Carbon price hike
The government of Singapore has announced a significant rise in what heavy polluters need to pay for carbon emissions as the state aligns itself with more challenging climate targets on route to achieving net zero carbon emissions by mid-century. Singapore had previously only committed to net zero in the second half of the century and as soon as viable. The cost of a tonne of carbon is set to reach $50-$80 Singapore (up to $60 US) by 2030. Current carbon price in Singapore is around S$5, one of the lowest in the world.
The carbon price will rise in stages – to S$25 in 2024 and to S$45 in 2026. The scheme currently covers power, waste and other industry facilities that account for 80% of Singapore’s emissions. Those businesses paying the carbon tax will be able to use carbon credits to offset up to 5% of their annual payments.
Thai forced labour
More allegations of forced labour in Thailand have emerged, this time involving prisoners in Thai jails being forced to make fishing nets under threat of violence. The nets are for private companies, among which are exporters to the US. The labour violations were initially uncovered in a Thomson Reuters Foundation investigation
resulting in a report published in December. The US government is now being urged by human rights groups to ban the import of fishing nets linked to the forced labour. Sustainable news website Eco Business quotes the Global Labour Justice – International Labour Rights Forum as describing the practices as an example of multinational corporations sourcing the lowest-priced products while absolving themselves of any responsibility for resulting human rights abuses.
The organisation and other members of the Seafood Working Group coalition of civil society groups have petitioned the US Customs and Border Protection agency to halt the importation of nets. Under the country’s Tariff Act goods made using forced or prison labour are barred from entering the US – and the border agency can issue detention orders against implicated goods.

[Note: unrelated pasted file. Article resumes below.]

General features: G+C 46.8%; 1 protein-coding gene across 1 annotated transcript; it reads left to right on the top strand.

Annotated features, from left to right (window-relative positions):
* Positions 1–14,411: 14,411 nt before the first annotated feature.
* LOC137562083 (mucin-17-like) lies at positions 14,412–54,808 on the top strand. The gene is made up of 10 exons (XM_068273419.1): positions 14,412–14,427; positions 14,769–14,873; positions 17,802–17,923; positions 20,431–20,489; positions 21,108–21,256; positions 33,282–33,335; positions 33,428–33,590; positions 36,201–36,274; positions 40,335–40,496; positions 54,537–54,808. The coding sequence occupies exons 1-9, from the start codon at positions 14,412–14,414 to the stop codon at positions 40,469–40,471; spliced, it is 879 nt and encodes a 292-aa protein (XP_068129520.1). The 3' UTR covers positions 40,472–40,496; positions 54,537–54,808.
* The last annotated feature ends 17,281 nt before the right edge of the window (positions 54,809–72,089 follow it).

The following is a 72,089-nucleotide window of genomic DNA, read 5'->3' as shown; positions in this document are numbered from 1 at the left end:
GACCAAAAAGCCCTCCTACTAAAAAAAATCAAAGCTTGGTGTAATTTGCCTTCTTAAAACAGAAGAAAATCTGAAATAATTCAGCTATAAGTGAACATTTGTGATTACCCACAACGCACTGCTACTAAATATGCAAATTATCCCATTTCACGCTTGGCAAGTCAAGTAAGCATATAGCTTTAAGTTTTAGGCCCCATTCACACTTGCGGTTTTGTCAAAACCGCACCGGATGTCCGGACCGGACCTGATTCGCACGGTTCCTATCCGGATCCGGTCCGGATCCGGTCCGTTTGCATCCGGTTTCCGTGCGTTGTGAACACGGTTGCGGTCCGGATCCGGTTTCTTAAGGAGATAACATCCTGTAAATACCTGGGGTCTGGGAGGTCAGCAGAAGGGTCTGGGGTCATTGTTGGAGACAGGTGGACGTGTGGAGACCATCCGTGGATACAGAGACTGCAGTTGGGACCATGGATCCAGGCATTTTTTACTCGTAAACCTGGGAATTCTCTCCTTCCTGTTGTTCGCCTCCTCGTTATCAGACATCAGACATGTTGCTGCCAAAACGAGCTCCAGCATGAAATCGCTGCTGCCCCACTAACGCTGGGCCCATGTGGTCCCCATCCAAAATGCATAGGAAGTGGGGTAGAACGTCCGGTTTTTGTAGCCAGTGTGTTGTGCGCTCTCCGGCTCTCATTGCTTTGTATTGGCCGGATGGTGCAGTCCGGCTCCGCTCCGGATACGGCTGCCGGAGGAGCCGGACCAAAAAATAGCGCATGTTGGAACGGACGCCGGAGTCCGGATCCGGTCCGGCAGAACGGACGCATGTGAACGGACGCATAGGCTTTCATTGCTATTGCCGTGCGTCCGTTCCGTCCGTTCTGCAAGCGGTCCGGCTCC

Climate: focus on implementation
The UK’s climate change committee, the official advisory body on climate change for the UK’s national government and its devolved administrations, is to focus efforts on delivery and implementation
of the country’s climate goals. In particular, the committee will turn attention to how the private sector will make the necessary progress, underpinned by public policy.
Essentially marking a shift in working on what needs to be done to how it will be achieved, the committee has said that it will work with business to ensure that government is clear what companies want from regulation, and to help ensure that credible corporate climate commitments are established and implemented. Also to come in 2022 will be briefings for companies outlining how they can go about engaging the public on the net zero transition and to help ensure that the benefits and costs of this are allocated fairly.
Tesco cuts 1.5bn pieces of plastic
Worldwide retailers and brands are continuing to outdo each other on eliminating plastic from packaging. Tesco is the latest
to trumpet its achievements announcing that an impressive 1.5bn pieces of plastic have been removed from its UK business alone since the launch of its Remove, Reduce, Re-Use, Recycle – or 4Rs – campaign in August 2019. Over the past two and a half years the retailer has removed plastic wrapped tinned multipacks, accounting for 75m pieces of plastic a year; 50m pieces of plastic wrapping from cans of beers and ciders; 100m unnecessary lids from a variety of food and hygiene products; 200m bags from its online delivery service; and, millions of plastic punnets from fruits and vegetables.